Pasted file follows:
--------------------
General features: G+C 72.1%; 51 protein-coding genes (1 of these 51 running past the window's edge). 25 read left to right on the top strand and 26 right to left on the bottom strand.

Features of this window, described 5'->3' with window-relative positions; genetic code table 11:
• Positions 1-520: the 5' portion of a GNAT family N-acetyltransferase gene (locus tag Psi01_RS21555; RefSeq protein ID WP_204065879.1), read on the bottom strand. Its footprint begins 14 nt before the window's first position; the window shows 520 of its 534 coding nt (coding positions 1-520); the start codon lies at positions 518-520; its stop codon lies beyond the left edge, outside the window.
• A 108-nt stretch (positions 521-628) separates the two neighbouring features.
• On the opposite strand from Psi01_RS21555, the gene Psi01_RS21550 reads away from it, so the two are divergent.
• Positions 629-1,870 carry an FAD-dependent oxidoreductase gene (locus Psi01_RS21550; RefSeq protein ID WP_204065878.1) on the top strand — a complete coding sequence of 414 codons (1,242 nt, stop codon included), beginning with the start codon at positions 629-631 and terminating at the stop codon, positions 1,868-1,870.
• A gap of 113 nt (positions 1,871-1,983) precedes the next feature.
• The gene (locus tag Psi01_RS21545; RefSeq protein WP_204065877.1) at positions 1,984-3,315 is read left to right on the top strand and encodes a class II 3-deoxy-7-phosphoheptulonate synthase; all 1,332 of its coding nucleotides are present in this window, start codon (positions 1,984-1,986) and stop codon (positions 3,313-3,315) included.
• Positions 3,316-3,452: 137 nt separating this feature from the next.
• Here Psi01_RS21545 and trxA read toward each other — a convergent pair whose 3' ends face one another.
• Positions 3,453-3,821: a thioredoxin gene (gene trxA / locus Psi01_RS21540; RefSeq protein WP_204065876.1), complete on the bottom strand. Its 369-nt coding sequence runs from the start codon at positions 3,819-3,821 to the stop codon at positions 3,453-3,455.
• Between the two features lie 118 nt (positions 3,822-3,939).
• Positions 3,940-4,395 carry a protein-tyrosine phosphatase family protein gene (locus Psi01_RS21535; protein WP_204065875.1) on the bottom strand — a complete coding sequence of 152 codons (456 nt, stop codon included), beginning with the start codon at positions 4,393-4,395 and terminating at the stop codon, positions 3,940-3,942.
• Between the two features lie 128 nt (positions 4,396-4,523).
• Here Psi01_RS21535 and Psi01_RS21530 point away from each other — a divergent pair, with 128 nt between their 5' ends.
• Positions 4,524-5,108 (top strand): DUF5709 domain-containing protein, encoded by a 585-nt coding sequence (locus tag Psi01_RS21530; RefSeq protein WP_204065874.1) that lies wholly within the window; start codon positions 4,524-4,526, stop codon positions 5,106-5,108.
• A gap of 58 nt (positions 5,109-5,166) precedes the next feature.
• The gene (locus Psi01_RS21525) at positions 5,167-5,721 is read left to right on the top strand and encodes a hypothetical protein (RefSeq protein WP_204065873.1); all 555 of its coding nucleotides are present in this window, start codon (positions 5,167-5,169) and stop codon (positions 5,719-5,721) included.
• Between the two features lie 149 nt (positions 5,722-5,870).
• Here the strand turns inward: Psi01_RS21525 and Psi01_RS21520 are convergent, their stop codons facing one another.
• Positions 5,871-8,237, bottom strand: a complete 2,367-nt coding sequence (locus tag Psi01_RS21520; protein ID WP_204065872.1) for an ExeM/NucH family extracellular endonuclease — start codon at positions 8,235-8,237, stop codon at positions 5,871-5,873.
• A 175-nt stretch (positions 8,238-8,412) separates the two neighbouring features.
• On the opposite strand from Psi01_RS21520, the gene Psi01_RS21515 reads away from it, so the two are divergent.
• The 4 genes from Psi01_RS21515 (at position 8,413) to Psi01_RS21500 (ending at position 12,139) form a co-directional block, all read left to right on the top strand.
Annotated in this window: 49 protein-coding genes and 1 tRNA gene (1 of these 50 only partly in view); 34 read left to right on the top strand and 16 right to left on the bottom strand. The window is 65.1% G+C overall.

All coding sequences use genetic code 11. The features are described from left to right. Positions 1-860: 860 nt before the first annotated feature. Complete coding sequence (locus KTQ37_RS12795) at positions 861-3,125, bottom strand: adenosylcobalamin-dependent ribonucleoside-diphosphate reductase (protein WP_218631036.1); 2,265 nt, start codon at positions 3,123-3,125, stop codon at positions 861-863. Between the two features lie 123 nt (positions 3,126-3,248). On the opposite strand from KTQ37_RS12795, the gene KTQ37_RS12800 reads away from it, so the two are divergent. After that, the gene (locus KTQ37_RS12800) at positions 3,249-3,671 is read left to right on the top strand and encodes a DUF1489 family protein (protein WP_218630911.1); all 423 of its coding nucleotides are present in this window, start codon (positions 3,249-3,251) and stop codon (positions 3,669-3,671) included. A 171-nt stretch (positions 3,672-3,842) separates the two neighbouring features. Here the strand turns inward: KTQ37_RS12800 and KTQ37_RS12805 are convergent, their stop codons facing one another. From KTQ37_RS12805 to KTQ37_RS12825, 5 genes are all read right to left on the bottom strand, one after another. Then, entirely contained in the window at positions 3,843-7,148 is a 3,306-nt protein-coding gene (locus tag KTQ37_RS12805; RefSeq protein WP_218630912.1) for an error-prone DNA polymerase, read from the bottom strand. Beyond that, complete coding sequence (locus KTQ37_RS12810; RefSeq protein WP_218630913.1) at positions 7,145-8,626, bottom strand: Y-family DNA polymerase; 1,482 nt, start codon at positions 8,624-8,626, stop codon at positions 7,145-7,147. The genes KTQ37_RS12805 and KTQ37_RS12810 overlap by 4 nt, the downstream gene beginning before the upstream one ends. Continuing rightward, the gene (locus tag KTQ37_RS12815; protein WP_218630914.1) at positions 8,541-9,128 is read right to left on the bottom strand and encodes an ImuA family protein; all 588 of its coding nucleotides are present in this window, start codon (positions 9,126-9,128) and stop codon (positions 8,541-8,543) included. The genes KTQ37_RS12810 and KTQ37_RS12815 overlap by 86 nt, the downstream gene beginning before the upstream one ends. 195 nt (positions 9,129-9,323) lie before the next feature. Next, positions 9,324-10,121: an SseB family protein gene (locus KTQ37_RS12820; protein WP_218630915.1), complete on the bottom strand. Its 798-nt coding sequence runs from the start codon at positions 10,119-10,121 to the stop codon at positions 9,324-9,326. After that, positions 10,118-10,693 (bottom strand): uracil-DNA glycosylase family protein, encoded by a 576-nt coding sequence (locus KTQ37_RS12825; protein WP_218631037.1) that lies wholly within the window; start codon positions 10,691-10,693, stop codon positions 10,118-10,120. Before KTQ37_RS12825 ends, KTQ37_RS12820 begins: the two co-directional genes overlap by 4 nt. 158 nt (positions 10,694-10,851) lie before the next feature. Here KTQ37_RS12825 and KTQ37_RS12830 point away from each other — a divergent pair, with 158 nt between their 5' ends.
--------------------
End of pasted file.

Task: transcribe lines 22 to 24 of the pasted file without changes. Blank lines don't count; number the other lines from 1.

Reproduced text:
• A 175-nt stretch (positions 8,238-8,412) separates the two neighbouring features.
• On the opposite strand from Psi01_RS21520, the gene Psi01_RS21515 reads away from it, so the two are divergent.
• The 4 genes from Psi01_RS21515 (at position 8,413) to Psi01_RS21500 (ending at position 12,139) form a co-directional block, all read left to right on the top strand.